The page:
The Red Sun

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The Bird and the Beast: II

“Do you trust me?” he asked.

“I do,” she whispered against his chest.

The Vasaath took her hands in his big, grey ones, his claws resting gently on her skin, and led her through the door.

The light blinded her so much, she had to cover her eyes. Gently, they moved forwards. She felt perfectly at ease, smiling contently as the general led her through the gardens. He looked back at her from time to time, his golden eyes as warm as the sun, and she felt as though she was floating on air.

Then suddenly, the green veil parted and they stepped out onto the Town Square. In the middle of it stood the small, wooden log and his massive sword rested against it.

“No,” she breathed and dug her heels in to stop, but it made no difference to the grey giant as he pulled her along. “No! Please, no!”

“Trust me,” he said and placed her on her knees in front of it. “I would never hurt you.”

“Please,” she cried as he grabbed the hilt of the sword.

The metal glittered in the sunlight, but in the blade, she could see the storm that gathered. Her tears kept falling as she placed her head down onto the block, and his gentle hand carefully moved her hair away from her neck like a soft caress.

Aamon-at an avaas, aamon-at an evos,” he said and the gentle whisper of metal hurling through air reached her ears.

Juniper gasped and she was startled awake, her hands flying to her throat. Her head was still on her shoulders—she was still alive.

Once her heart had stilled some from the dream that woke her up, she felt the soreness in her body. From head to toe, her muscles ached by the slightest of movements. When her eyes adjusted, she realised that she was somewhere unfamiliar to her.

It was a small room, smelling of firewood and herbs. It was simply furnished with a small wooden table by a window where a candle was lit. Some coats and hats hung by a door, some pine twigs stood as decoration on a ragged countertop, and next to it stood a cupboard with a crooked door.

A fire was burning in a hearth not far from her, and two chairs stood by it. This was someone’s home.

She tried to move, but her body seemed locked in place by the ache. She grunted and managed to sit, at last. She was in a bed, wrapped in furs and blankets.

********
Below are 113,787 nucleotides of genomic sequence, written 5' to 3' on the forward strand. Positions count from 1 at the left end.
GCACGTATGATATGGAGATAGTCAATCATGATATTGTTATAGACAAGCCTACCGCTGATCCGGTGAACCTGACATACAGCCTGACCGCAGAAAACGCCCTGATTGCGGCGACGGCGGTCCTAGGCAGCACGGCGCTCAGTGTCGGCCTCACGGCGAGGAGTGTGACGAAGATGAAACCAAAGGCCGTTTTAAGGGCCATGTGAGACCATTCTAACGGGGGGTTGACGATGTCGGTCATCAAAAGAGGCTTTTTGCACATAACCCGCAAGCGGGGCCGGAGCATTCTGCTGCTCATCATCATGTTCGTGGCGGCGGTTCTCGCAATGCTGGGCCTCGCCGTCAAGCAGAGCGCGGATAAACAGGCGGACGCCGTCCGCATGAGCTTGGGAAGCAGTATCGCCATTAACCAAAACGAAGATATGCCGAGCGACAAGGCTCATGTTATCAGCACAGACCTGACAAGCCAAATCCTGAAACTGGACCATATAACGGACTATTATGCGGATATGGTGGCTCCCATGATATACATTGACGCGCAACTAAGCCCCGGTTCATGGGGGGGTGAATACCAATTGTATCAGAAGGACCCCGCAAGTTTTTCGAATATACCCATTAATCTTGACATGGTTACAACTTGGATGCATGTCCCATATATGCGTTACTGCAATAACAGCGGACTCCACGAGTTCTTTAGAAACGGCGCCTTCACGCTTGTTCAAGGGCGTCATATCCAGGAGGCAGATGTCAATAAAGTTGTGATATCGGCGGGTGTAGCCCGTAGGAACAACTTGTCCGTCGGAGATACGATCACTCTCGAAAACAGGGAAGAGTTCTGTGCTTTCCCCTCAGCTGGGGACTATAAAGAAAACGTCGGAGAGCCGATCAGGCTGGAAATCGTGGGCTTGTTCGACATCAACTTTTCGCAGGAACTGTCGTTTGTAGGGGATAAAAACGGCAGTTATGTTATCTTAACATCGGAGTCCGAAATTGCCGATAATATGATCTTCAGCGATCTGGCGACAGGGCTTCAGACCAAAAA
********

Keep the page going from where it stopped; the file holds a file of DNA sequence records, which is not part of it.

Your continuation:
“Oh, look, Eli!” hissed a voice from deeper within the room. “She’s coming about.”

It was a woman. Soon, she stepped into the light. She was small and round with greying hair. Her cheeks were red and weathered, the skin around her eyes was wrinkled, but her gaze was awake and brilliant blue.

“Welcome back to the land of the living, dearie,” said she and smiled. “We almost thought the cold had taken you.”

“What?” Juniper croaked. Her voice was dry and dusty, and she coughed.

“Eli here found you on the moors in the storm last night,” said the woman. “Poor girl, you were half-frozen once he got you inside.”

“I was fetching firewood, I was,” said a man as he, too, stepped into the light.

Tall, gangly, and old, the man seemed almost like a walking skeleton. The difference between the two was remarkable.

“Then I saw you!” he continued. “Ha! I thought I saw a shadow at first, a small animal, but no. I might be old, but my eyes are still as sharp as an eagle’s! I thought, who in their right mind would be out on them moors in a storm like that? I said to myself, it’s got to be a madman, it has. Builder knows a storm like that is treacherous! What were you doing out there, lassie?”

“Oh, why don’t you leave it well alone, Eli!” barked the woman and waved a rag at him. Then she sighed and looked at Juniper. “Apologies, dearie. My husband likes to flap his gobber. We rarely have visitors, you see. I’m Elisabeth Goodchild, and this is my husband Eli.”

Juniper nodded. “Thank you for saving me, Mr Goodchild.”

“Oh, don’t mention it,” he smiled and waved his hand dismissingly. “I’m happy to be of service! It’s not every day I get to rescue royalty!”

Elisabeth cleared her throat and brought her hands together. “Yes. We know who you are.” Then she jolted, as though she was forgetting herself, and curtsied rather clumsily. “Milady.”

Juniper frowned. “Oh, please, no!” With some effort, she managed to sit on the edge of the bed. “Please, don’t.”

“I’m sorry,” said Elisabeth. “I was never taught how to curtsy, milady.”

Juniper shook her head slowly. “I preferred ‘dearie’.”

The woman smiled. “Of course. You must be hungry?”

At the mention of it, Juniper’s stomach growled greedily, and she nodded. Shortly after, she was served a wonderful bowl of hot soup and a piece of bread on the side.

“If I may, milady, what were you doing out on the moors in the storm?” asked Elisabeth and sat down on a chair by the fire.

“I need to get to Kingshaven,” said Juniper. “The Evergreen Wilds is the fastest way there. It’s of the utmost importance that I speak with Duke Edding.”

“Oh, but my dear,” said Elisabeth as she frowned. “No one goes through the Evergreen Wilds this time of year. The cold brings forth the Wild Gods.”

“And Mountain Folk,” muttered Eli.

“But I must!” cried Juniper. “You don’t understand! The Vasaath and the Kas are going to invade all of Nornest!”

The woman brought her hand to her mouth as she gazed at her husband.

Eli seemed shocked, but he clenched his jaw tightly and joined his wife by the fire. “Well, there is no victory in the world that could satisfy a warlord’s thirst for blood.”

“I must warn Duke Edding,” Juniper continued. “I couldn’t send a message from the city—”

“No, the Grey Ones hold it quite rigorously, I’ve gathered,” muttered the man.

“Eli here is a hunter, you see,” said Elisabeth. “This time of year, he usually brings pelts to the city, but after the Grey Ones took it, we’ve stayed as far away from it as possible.”